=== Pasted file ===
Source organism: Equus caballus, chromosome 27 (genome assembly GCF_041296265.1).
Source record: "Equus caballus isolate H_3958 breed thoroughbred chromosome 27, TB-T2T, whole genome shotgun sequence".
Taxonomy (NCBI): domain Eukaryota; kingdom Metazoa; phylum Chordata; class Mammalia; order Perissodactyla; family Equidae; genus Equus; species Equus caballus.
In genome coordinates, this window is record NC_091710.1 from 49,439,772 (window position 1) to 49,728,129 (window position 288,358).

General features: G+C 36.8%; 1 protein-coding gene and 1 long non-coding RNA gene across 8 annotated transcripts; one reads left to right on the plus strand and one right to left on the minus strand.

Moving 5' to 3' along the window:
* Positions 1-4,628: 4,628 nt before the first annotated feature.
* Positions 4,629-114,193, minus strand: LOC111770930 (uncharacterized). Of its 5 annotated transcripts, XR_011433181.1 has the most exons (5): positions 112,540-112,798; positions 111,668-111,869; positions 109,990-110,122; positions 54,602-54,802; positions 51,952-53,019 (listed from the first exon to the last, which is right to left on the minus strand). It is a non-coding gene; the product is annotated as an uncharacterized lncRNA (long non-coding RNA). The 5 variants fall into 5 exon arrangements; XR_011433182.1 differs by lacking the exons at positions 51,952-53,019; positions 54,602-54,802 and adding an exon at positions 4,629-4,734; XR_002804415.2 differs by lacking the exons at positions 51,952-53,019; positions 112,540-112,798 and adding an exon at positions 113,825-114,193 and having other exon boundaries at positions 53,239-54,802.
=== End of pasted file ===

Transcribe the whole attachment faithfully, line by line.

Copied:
Source organism: Equus caballus, chromosome 27 (genome assembly GCF_041296265.1).
Source record: "Equus caballus isolate H_3958 breed thoroughbred chromosome 27, TB-T2T, whole genome shotgun sequence".
Taxonomy (NCBI): domain Eukaryota; kingdom Metazoa; phylum Chordata; class Mammalia; order Perissodactyla; family Equidae; genus Equus; species Equus caballus.
In genome coordinates, this window is record NC_091710.1 from 49,439,772 (window position 1) to 49,728,129 (window position 288,358).

General features: G+C 36.8%; 1 protein-coding gene and 1 long non-coding RNA gene across 8 annotated transcripts; one reads left to right on the plus strand and one right to left on the minus strand.

Moving 5' to 3' along the window:
* Positions 1-4,628: 4,628 nt before the first annotated feature.
* Positions 4,629-114,193, minus strand: LOC111770930 (uncharacterized). Of its 5 annotated transcripts, XR_011433181.1 has the most exons (5): positions 112,540-112,798; positions 111,668-111,869; positions 109,990-110,122; positions 54,602-54,802; positions 51,952-53,019 (listed from the first exon to the last, which is right to left on the minus strand). It is a non-coding gene; the product is annotated as an uncharacterized lncRNA (long non-coding RNA). The 5 variants fall into 5 exon arrangements; XR_011433182.1 differs by lacking the exons at positions 51,952-53,019; positions 54,602-54,802 and adding an exon at positions 4,629-4,734; XR_002804415.2 differs by lacking the exons at positions 51,952-53,019; positions 112,540-112,798 and adding an exon at positions 113,825-114,193 and having other exon boundaries at positions 53,239-54,802.